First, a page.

Electrotherm to demerge electric vehicles division

November 21st, 2008 - 5:59 pm ICT by IANS  

KPMGAhmedabad, Nov 21 (IANS) Electrotherm India, a Rs.133-billion steel and engineering firm that sells electric bikes under the brand name Yo Bykes, is demerging its electric vehicle division from the engineering division. The company’s board, which took the decision Thursday, will commission business consultancy KPMG to determine the valuation for share entitlement and issue ratio while drawing up the restructuring proposal.

“The final decision on the scheme and share entitlement ratio would be taken later,” Navin Nakra, chief financial officer of the city-based company told IANS.

KPMG was selected as “it is the best in this line of business”, Nakra said, adding that the restructuring may not be completed this fiscal. “It is a detailed task and can take eight to nine months before the final restructuring scheme is worked out.”

Nakra said the board decided upon the demerger as having three divisions under one umbrella was not proving conducive to the company’s growth.

The steel and engineering divisions are growing and have bright prospects, but the electric vehicles division was retarding overall growth, Nakra said.

The demerger is expected to attract investments and pave the way for partnerships. “There are investors who are willing to invest in the steel and engineering businesses. But having three different lines of businesses operating under one umbrella is making them hesitant. The demerger will provide the clarity they are looking for,” Nakra said.

Electrotherm is also keen on leveraging its engineering knowhow and expertise in power electronics for backward integration so as to have a presence across the value chain in related businesses.

Alongside, the company wants to consolidate its position as a leading supplier of metallurgical equipment in global markets. A demerger will facilitate both plans, Nakra added.

Additionally, according to him, a demerger will create opportunities for more efficient management of the divisions through separate management teams.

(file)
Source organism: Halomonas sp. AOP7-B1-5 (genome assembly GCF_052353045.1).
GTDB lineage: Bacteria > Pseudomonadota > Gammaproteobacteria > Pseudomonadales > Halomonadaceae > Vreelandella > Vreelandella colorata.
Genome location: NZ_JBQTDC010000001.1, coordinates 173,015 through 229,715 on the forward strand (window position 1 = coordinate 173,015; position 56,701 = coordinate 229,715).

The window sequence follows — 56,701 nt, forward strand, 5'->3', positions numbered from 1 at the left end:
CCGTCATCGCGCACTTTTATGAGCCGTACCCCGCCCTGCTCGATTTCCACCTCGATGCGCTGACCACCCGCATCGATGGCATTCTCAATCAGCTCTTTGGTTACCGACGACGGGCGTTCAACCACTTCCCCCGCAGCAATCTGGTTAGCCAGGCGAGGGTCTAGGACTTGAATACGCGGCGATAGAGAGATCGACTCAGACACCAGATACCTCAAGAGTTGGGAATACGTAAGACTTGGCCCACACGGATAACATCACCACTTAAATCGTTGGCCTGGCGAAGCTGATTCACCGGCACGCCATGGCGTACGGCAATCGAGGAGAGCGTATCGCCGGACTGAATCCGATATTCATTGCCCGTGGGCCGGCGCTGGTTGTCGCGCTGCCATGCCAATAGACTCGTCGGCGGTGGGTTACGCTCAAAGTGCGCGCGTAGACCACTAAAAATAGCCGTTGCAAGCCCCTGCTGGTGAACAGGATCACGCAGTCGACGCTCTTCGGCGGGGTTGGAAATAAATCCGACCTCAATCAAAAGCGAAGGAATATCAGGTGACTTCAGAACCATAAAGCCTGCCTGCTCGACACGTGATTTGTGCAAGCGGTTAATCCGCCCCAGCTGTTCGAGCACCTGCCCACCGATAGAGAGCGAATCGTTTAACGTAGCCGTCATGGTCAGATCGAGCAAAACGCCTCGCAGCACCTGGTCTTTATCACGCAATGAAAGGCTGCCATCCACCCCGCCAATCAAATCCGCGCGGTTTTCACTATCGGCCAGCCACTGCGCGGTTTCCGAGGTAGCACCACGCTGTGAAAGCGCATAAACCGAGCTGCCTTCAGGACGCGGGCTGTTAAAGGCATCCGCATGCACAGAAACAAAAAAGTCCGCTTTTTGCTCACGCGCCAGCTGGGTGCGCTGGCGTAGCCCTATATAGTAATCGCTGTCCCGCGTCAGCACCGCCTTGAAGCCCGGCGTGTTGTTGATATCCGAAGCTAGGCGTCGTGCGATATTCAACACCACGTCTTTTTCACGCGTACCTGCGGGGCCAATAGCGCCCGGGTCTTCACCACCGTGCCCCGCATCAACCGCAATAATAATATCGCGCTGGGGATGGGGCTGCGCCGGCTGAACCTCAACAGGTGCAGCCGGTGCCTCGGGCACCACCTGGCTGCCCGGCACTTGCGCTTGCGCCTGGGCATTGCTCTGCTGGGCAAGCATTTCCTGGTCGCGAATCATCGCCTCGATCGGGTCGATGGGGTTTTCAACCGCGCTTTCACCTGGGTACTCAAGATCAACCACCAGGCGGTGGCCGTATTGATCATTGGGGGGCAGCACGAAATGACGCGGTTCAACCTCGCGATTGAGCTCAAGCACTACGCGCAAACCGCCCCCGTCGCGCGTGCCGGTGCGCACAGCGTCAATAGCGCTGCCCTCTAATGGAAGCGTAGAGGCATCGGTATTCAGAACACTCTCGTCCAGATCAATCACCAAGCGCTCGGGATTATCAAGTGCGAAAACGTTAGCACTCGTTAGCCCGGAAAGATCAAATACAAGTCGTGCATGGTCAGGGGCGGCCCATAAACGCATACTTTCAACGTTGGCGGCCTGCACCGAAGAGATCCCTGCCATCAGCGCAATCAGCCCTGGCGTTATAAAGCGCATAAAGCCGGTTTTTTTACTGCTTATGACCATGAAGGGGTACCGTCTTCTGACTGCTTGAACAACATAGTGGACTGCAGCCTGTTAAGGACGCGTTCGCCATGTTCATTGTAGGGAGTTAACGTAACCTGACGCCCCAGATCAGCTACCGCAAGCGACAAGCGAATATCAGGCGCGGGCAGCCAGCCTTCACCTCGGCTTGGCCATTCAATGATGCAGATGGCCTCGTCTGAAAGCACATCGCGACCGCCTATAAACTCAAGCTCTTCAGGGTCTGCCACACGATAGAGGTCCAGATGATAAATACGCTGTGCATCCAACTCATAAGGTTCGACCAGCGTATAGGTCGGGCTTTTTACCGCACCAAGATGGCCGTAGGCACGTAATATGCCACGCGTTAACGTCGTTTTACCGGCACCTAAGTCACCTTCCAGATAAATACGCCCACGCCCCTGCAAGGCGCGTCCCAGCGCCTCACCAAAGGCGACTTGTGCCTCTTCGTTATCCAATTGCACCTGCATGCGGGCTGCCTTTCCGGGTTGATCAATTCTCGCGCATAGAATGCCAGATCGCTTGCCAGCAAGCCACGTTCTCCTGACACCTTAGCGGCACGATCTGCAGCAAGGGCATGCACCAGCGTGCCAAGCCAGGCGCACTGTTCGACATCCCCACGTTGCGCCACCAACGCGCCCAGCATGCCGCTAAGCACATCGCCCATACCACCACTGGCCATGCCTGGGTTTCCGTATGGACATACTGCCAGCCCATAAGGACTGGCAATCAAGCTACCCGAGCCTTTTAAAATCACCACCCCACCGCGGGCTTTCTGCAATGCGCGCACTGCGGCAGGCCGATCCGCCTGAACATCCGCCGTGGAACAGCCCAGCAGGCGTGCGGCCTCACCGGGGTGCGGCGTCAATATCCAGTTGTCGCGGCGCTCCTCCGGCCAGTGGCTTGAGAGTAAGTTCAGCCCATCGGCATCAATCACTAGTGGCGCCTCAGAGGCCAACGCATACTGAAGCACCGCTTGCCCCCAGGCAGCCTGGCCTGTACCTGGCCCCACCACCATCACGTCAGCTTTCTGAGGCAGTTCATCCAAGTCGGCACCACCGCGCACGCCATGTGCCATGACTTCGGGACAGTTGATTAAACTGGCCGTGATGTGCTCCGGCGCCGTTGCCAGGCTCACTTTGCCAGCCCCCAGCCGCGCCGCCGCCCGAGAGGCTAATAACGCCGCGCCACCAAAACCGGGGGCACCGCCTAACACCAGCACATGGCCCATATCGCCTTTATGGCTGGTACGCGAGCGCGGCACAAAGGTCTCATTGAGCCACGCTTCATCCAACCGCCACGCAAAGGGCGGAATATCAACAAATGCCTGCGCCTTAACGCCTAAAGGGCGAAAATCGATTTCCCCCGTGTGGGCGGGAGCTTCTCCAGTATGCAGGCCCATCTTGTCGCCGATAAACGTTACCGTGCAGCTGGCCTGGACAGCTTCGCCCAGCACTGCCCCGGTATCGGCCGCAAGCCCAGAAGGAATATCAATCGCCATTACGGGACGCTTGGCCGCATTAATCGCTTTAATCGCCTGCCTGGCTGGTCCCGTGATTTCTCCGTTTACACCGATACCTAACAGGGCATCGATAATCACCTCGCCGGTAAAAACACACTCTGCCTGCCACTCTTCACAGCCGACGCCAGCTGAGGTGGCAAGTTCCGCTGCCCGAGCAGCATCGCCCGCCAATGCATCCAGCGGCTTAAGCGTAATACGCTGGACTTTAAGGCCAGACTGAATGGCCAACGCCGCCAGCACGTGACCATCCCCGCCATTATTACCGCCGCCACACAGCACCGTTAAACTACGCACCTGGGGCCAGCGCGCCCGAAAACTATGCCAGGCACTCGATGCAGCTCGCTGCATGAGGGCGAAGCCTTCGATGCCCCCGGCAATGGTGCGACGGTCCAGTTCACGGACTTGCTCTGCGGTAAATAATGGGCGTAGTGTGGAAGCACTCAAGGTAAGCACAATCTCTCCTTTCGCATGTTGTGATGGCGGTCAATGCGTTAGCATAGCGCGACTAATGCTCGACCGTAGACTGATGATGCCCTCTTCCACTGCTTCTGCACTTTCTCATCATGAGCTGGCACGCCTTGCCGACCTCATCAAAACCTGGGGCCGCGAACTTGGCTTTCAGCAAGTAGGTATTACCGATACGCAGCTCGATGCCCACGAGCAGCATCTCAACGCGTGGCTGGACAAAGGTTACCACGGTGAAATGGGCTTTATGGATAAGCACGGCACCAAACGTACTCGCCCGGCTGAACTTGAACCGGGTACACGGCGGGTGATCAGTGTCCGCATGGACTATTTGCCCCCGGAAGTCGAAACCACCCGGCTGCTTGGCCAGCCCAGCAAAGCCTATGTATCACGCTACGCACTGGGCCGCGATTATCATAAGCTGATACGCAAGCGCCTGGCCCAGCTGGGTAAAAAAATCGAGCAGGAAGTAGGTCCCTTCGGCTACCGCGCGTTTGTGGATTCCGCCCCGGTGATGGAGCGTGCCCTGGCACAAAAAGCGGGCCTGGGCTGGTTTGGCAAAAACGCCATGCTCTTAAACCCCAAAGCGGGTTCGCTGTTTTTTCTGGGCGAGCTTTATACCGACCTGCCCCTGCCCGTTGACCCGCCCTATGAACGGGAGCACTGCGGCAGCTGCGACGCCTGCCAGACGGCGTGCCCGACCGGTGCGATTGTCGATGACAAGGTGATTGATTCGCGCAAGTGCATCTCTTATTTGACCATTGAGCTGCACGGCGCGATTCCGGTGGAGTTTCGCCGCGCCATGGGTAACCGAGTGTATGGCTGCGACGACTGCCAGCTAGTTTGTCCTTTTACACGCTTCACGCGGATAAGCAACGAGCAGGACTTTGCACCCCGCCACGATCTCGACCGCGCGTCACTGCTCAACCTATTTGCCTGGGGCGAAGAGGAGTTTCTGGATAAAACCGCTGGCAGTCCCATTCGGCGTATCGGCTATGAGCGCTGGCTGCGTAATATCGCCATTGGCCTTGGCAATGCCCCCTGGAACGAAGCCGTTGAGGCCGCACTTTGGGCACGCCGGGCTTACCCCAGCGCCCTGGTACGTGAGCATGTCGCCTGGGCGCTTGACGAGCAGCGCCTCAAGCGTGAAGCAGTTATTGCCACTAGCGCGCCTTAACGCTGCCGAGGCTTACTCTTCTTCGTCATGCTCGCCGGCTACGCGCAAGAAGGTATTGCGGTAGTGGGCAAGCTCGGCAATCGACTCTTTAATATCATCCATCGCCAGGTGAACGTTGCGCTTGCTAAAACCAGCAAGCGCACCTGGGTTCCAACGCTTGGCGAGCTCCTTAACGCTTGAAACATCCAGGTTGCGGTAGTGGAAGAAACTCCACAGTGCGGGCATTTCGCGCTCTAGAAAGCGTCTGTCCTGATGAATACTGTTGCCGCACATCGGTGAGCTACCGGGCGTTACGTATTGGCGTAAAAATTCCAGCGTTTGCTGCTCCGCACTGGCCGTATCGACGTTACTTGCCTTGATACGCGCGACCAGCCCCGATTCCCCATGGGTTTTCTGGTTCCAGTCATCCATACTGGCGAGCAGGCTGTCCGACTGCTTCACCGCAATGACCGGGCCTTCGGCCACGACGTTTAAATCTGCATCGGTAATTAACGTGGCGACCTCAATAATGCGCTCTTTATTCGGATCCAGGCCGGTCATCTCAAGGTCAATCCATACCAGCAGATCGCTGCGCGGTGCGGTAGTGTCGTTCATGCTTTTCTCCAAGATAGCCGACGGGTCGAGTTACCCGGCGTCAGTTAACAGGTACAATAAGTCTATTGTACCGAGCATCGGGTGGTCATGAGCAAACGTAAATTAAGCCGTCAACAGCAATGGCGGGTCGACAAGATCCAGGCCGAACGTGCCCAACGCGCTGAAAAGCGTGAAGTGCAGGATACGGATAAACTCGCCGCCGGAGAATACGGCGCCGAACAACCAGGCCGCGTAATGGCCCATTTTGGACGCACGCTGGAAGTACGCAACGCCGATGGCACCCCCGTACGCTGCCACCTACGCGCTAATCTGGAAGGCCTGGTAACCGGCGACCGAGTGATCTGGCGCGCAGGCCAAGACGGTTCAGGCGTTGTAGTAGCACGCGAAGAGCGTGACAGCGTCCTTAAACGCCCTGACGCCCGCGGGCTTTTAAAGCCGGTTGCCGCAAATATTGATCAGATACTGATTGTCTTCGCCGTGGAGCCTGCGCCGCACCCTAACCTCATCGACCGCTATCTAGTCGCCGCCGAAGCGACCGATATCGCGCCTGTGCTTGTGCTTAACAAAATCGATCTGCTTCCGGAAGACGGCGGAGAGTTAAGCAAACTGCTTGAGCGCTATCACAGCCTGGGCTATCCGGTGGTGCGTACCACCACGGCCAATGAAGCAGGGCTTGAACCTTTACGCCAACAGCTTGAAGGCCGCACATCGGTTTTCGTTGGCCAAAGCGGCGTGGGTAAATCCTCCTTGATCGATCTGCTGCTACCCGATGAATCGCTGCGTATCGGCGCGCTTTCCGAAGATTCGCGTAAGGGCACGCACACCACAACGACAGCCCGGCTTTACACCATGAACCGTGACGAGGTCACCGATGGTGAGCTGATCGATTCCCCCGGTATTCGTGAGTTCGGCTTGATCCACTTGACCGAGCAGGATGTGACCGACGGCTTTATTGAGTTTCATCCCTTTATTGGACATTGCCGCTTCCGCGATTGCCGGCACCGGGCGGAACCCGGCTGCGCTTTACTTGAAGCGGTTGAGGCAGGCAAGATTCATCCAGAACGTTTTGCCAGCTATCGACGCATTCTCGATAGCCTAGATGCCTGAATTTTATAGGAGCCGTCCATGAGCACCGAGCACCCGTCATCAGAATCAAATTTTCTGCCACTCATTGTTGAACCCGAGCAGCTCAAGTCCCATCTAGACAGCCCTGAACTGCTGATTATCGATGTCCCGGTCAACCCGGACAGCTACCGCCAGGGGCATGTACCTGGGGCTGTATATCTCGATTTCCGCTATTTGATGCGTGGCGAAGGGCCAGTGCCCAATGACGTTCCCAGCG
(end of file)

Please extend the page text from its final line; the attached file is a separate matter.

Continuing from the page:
“There was an overwhelming view among the shareholders of each segment that hiving off the electrical division would go a long way in unlocking the true value of the company. It will give a realistic market capitalisation picture, which is vital for fuelling growth of the various divisions,” Nakra said.

The company has production units in Palodia on the outskirts of Ahmedabad and Samakhiyali in Kutch district. Its engineering capital and projects division, the oldest among the three divisions, manufactures induction furnace and other capital equipment used by steel and foundry units.

It also produces structural steel and ductile iron pipes. The special steel division in Kutch manufactures TMT bars, construction steel and stainless steel. The combined annual production capacity is 186,000 tonnes.

In 2006, Electrotherm made a foray into electric vehicles with the launch of battery-operated bikes and had planned to develop electric three- and four-wheelers as well as hybrid electric low-floor buses.

The company now has plans to enter the power generation business, generating electricity from solar energy, apart from manufacturing transformers.

The promoters hold a 29 percent stake, with financial institutions holding 14 percent, foreign and Indian corporate bodies 31 percent, and the public 26 percent.

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